Wednesday, July 10, 2013

Big Boy Tight Ends (uh...that sounds like a porn title, but if you read the previous post, this would make way more sense)

If you have read any of my previous posts, you know I am a fan of yards and not so much of touchdowns when it comes to fantasy.  TDs are too unpredictable, but yardage production tends to gravitate toward a player's mean from year to year.  So, while trying to find a Big Boy for the tight end position (e.g. someone who is being undervalued but actually will provide you steady production) I found myself ruminating about two players who I really didn't think would be considered 'sleepers' or undervalued by most people.  But then I checked out ESPN's tight end rankings for the upcoming season and realized that in fact my two players are not being given nearly the credit I think they should be.  So, without further ado, here are two TEs who I think will definitely break out this season:

Greg Olsen (Carolina TE) and Jermaine Gresham (Cincinnati TE)

Let's start with Olsen.  Olsen is currently being ranked the #9 overall TE by Matthew Berry of ESPN.  So, again, not much of a stretch here, but I think he has top 5 potential.  Why?  Well first of all, he used to play for my beloved Bears, so I am biased (and still upset that Mike Martz was allergic to TEs).  Secondly, as a parent, reading this story made me appreciate him as a human being.  How can you not root for this guy?

Secondly, I examined 20 tight ends who I felt would be worthy of being drafted this coming season and averaged their receptions, receiving yards and touchdowns.  I tried to see how many players met or exceeded the mean in each category.  The only players who did so last year were Jimmy Graham, Tony Gonzalez and Heath Miller.  I certainly don't see Miller repeating the season he had last year (which was aided by 8 TDs), and I don't think I'm alone in my thinking.  Then, I checked who met or exceeded the mean in at least two of the three categories and here is what I found:

Meet/Exceed in Receptions and Receiving Yards:  Jason Witten, Greg Olsen, Brandon Myers, Jermaine Gresham

Meet/Exceed in Receiving Yards and Touchdowns:  Owen Daniels

And that's it.  Now, I know much of preseason rankings is based on speculation about production, which is why you will see Matthew Berry rank Vernon Davis, Kyle Rudolph and Dennis Pitta ahead of Olsen.  I certainly think Davis will be good, as much of his production spiked once Colin Kaepernick became his quarterback.  Pitta I worry about because he still shares some receptions with Ed Dickson, and if you take away just two of his touchdowns from last season, his remaining stats rival those of Brent Celek, Martellus Bennett, Jermichael Finley and Brandon Pettigrew, hardly top 5 material.  Kyle Rudolph scored a lot of touchdowns, which is why people are gaga over him.  On the other hand, he has Christian Ponder throwing him the ball, which having been a Bears fan for life, and knowing what it's like to have a 'game manager' at quarterback, I am very frightened of drafting Kyle Rudolph.  Also, the Vikes added a big target in Greg Jennings this year which could eat into his targets (conversely, you could argue that Anquan Boldin's absence from the Ravens boosts Pitta's stock, and I agree, I never said Pitta wouldn't be good, I just don't think Olsen is getting enough love).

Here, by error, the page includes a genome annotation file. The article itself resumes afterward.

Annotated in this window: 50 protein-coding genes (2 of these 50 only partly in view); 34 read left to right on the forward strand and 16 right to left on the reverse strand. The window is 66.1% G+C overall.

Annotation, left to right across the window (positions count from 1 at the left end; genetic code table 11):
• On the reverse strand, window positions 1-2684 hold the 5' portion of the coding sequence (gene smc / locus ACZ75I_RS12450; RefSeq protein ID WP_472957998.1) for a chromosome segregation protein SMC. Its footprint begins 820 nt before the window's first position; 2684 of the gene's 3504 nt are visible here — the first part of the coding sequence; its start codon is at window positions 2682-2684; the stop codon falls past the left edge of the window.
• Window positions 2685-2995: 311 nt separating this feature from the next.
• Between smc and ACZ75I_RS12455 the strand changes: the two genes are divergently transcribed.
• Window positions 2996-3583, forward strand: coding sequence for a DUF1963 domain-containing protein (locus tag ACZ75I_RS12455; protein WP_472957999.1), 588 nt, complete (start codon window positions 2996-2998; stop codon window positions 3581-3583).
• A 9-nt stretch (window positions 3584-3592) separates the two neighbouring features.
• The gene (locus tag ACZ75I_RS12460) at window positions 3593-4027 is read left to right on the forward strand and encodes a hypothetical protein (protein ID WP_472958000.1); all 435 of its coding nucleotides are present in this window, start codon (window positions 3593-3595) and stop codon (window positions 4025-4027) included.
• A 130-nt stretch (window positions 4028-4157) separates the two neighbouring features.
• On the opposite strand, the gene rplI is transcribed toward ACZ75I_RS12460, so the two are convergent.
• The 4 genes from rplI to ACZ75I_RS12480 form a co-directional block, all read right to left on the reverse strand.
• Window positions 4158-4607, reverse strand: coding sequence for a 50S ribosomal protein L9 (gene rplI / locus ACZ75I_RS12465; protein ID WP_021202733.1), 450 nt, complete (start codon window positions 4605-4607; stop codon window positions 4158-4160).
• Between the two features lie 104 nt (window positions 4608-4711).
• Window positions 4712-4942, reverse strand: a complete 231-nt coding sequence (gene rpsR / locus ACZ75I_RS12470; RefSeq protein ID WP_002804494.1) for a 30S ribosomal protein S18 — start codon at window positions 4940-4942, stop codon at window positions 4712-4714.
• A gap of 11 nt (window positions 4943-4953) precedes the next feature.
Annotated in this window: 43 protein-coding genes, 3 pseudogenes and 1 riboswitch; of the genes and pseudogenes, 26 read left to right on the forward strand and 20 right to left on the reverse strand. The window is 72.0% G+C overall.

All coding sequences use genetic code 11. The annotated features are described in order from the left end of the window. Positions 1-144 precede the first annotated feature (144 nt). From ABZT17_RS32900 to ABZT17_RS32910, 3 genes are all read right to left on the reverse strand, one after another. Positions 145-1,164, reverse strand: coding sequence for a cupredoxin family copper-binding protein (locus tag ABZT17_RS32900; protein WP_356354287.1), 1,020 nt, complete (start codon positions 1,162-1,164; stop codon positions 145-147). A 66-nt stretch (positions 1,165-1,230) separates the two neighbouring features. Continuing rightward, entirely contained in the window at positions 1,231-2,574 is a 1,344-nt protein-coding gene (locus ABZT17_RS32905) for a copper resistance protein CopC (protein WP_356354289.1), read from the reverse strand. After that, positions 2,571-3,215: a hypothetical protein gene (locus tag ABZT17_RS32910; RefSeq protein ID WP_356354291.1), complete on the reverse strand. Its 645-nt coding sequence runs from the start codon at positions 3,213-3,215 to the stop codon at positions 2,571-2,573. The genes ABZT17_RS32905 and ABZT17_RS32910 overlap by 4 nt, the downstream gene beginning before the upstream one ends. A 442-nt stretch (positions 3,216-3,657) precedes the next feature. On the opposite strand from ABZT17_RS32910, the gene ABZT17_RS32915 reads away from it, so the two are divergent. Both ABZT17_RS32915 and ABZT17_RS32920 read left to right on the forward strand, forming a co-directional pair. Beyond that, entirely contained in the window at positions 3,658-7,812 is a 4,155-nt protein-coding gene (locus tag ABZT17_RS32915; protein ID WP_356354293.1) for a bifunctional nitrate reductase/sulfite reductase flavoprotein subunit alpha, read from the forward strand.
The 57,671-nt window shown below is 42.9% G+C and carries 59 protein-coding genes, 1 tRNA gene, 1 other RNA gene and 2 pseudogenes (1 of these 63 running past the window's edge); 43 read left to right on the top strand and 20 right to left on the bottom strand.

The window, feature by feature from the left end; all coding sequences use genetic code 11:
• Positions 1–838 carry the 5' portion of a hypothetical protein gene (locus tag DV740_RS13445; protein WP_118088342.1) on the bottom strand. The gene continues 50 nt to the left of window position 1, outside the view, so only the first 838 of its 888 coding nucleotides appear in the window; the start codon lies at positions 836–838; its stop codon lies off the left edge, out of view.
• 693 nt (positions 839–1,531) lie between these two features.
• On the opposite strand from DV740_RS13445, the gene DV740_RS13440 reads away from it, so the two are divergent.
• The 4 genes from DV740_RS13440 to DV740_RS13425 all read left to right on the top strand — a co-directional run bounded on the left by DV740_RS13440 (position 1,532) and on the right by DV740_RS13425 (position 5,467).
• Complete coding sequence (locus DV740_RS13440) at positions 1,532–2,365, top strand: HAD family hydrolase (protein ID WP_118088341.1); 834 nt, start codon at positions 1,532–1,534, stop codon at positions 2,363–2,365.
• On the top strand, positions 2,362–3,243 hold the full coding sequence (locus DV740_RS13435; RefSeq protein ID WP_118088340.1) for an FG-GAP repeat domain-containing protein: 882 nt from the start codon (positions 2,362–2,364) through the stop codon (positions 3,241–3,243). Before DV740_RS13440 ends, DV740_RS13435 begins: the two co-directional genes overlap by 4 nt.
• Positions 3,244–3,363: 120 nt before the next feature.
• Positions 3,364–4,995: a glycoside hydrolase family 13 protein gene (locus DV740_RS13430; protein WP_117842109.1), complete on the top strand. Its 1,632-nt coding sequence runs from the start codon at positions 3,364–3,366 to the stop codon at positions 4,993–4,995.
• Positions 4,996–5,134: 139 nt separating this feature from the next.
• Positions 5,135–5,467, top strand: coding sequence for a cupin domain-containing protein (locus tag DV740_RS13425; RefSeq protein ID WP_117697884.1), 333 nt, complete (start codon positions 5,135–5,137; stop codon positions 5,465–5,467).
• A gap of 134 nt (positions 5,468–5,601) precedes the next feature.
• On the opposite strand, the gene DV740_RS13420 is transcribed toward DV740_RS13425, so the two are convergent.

So, back to Mr. Olsen.  Everyone knows Witten is awesome and had a crazy good year last year.  Brandon Myers goes from the wasteland of football productivity that is Oakland to the New York Giants, where I certainly think he will succeed.  That leaves Olsen.  Call me crazy, but I am all in on Carolina making the playoffs.  I watched the Bears play them last year, and the Panthers defense is better than people realize.  They have a lot of young talent, and Ron Rivera, former Bears defensive coordinator, coaching them.  Secondly, I am sold on Cam Newton.  Of all the mobile quarterbacks that emerged last year (RGIII, Kaepernick, Russell Wilson) I am still most confident in Newton.  His surge at the end of last season was what we expected him to do the entire season, which is why people may view his sophomore season as a disappointment.  But he's freakishly good, and I think the Panthers will put up stats and points this year.  Having watched Olsen his entire career, he has definitely been improving each year, and I think he's a steal being ranked where he is.

Next up, Jermaine Gresham.

I like Jermaine Gresham, because his name sounds like John Grisham.  And although I've never read a Grisham novel, I can FIRMly state that the (runaway) JURY is not quite out on the (pelican) BRIEF career of Gresham (while wikipedia-ing John Grisham titles, I came across one called 'Playing for Pizza' which I can only assume is about Jermaine Gresham's love of pizza, thus making him way cooler).

Also, side note: Does anyone remember the episode of 30 Rock in which they kept quoting The Pelican Brief because everybody had been watching it on cable all week?  Liz Lemon mentions how The Pelican Brief is always on tv, but frankly, I think Tom Hanks' movies are contractually obligated to be on some network at all times of the day.  I think Forrest Gump and Cast Away must be on some channel a minimum of once a week, and I've already seen Big and The Ladykillers show up while scrolling through channels recently.